BALTIMORE, MD (December 17, 2004) -- Recently the U.S. Environmental Protection Agency (EPA) adopted a new standard for fine particles, designed to be more protective of public health. Today, 11 Maryland jurisdictions were listed as failing to comply with the new standard.
In Maryland, Carroll, Harford, Howard, Anne Arundel, Baltimore, Prince Georges, Montgomery, Frederick, Washington and Charles counties as well as the City of Baltimore were listed as not meeting the federal air quality standard for particles or particulate matter. The non-attainment designations begin the planning process to meet the fine particle standard. The Maryland Department of the Environment (MDE) expects that air quality plans to meet the fine particle standard will be due in early 2008 to enable attainment by the 2010 deadline.
MDE has implemented one of the country’s most aggressive air pollution control programs—aimed at reducing ground level ozone and fine particulates. MDE continues to take actions to help Maryland meet the fine particle standard.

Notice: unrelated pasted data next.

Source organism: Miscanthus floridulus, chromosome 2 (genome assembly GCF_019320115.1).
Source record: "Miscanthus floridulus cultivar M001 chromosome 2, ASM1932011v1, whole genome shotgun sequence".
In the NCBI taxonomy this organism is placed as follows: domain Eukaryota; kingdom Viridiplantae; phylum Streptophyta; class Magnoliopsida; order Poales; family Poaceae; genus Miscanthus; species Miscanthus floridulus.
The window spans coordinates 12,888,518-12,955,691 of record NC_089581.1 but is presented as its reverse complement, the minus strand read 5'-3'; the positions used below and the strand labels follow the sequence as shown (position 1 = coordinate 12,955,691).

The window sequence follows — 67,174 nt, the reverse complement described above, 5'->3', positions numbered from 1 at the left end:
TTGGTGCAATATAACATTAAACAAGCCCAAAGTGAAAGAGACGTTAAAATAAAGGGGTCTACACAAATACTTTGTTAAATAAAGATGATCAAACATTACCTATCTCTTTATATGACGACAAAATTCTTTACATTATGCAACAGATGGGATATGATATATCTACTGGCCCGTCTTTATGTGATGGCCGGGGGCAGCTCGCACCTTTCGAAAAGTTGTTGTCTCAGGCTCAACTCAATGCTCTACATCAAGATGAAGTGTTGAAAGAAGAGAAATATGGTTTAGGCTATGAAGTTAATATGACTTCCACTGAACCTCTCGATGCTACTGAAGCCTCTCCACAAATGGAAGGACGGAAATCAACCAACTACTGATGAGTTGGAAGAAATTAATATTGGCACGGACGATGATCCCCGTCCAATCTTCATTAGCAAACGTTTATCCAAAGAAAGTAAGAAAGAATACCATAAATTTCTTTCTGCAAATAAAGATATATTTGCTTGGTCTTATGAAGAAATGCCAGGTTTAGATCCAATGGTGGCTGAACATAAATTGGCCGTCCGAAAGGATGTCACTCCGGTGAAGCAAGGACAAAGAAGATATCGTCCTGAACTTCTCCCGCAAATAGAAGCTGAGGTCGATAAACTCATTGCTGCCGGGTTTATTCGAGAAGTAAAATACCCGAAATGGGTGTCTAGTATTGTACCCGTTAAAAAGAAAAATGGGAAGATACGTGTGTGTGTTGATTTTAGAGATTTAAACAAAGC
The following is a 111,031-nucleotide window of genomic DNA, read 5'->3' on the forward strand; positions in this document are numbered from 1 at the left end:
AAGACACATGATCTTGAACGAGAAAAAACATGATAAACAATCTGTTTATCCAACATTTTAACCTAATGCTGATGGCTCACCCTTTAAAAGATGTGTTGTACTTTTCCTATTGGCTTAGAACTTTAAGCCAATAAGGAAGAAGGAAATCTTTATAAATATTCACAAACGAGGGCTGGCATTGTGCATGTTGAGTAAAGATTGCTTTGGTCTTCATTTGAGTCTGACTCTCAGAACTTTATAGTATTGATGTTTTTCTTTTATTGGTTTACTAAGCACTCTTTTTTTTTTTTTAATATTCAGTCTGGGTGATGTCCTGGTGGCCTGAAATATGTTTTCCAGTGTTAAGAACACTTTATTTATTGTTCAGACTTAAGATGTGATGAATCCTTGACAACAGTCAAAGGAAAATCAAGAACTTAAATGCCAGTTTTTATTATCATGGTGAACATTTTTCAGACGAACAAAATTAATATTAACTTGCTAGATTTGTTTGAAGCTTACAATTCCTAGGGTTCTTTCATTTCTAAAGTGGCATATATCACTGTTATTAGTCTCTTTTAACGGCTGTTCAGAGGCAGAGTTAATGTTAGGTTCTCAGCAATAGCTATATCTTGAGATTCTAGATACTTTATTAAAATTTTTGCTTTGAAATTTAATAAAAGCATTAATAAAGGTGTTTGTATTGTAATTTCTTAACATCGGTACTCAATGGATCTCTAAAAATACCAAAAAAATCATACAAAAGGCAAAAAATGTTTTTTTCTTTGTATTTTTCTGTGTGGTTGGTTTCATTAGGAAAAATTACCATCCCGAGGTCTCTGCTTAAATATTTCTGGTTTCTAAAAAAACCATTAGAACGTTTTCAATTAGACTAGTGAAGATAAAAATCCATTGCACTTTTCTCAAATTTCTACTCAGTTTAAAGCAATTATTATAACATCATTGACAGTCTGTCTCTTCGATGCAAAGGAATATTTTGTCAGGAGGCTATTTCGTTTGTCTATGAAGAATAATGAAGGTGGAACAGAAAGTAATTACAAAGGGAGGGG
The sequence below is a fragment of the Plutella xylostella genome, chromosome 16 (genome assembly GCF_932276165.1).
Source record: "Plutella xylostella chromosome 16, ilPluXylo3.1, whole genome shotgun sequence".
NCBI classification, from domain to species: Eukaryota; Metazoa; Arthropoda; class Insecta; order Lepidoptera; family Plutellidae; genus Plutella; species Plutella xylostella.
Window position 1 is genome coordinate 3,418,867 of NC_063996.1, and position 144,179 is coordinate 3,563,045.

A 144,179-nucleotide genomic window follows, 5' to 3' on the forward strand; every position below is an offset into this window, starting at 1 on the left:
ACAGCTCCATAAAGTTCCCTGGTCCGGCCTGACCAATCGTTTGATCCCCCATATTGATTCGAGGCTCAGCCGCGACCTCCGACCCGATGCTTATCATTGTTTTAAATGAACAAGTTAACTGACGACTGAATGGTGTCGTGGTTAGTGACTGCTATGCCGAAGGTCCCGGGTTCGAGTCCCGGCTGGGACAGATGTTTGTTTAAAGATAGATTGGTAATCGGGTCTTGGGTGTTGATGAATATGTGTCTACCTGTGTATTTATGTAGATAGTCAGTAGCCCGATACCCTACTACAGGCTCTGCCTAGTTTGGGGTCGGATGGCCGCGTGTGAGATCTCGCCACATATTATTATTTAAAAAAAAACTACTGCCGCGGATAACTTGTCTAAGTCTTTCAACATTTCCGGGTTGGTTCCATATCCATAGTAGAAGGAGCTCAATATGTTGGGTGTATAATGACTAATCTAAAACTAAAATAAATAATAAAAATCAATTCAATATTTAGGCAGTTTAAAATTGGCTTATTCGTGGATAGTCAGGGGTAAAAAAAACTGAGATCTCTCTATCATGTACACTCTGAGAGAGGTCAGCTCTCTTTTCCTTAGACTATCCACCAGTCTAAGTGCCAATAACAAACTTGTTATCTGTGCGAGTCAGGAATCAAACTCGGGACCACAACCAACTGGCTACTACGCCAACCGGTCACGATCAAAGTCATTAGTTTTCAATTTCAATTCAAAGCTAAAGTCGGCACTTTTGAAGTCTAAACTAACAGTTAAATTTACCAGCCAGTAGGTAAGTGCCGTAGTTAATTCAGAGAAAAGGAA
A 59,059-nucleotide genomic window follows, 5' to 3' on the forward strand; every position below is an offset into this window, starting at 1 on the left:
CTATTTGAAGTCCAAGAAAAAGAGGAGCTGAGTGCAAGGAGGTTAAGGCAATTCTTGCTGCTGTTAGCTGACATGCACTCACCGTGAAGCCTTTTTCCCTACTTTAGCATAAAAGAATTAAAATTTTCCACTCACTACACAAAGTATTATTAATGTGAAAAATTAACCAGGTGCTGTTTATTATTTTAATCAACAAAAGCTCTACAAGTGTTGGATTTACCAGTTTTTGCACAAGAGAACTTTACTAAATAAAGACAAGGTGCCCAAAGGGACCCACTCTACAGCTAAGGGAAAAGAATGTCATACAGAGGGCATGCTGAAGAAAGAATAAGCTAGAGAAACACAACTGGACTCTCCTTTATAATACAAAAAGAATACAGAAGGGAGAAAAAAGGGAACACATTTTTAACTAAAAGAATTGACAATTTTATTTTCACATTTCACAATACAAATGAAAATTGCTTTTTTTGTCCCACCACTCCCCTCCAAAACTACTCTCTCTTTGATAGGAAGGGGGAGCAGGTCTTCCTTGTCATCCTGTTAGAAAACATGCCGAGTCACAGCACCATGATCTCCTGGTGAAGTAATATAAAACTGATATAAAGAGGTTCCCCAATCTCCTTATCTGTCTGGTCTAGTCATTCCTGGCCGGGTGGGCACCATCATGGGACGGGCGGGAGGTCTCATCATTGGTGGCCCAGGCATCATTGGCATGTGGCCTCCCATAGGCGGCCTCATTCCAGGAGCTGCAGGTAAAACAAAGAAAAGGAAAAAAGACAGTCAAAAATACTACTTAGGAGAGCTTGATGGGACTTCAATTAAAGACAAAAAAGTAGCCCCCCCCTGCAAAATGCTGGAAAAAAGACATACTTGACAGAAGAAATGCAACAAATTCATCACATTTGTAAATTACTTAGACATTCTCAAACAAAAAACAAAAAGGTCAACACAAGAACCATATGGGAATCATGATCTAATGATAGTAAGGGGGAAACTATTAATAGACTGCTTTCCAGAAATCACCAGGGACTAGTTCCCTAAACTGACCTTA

“We are committed to achieving healthy air quality so all citizens can breather easier,” said MDE Secretary Kendl P. Philbrick. “Our progress in controlling ozone pollution and understanding regional transport of some pollutants has given us an enormous head start in the process to continue resolving our fine particle problems.”
MDE is working with the 13 states in the Ozone Transport Commission to push for aggressive new controls at power plants to reduce fine particle pollution. Other actions like acid rain controls, Maryland’s Vehicle Emissions Inspection Program and reformulated gasoline requirements have all helped lower particle levels. Particle levels in Maryland have dropped about 25 percent since the early 1990s as a result of these efforts.
Fine particulate matter consists of small particles of solid and liquid matter. Dust, ash, mist, smoke and fumes are several examples of particulate matter. Both long- and short-term exposure to fine particles have been linked to serious health problems.
Although local emissions play a significant role in fine particle problems, part of Maryland’s fine particles come from pollution transport from regional upwind states, the Secretary added. As with ozone, fine particles (and their precursors) can be transported large distances (hundreds of miles). Consequently, MDE will continue to push for regional solutions to Maryland’s air quality problems to augment local controls.
As with ozone, MDE issues forecasts when high levels of fine particles are expected. [For more information please visit: www.epa.gov/airnow.] MDE began forecasting for fine particulate matter on May 1. Fine particles are present year round, and the forecasts will be available all year. The forecasting service allows citizens to understand air quality better and make more informed decisions related to their health.
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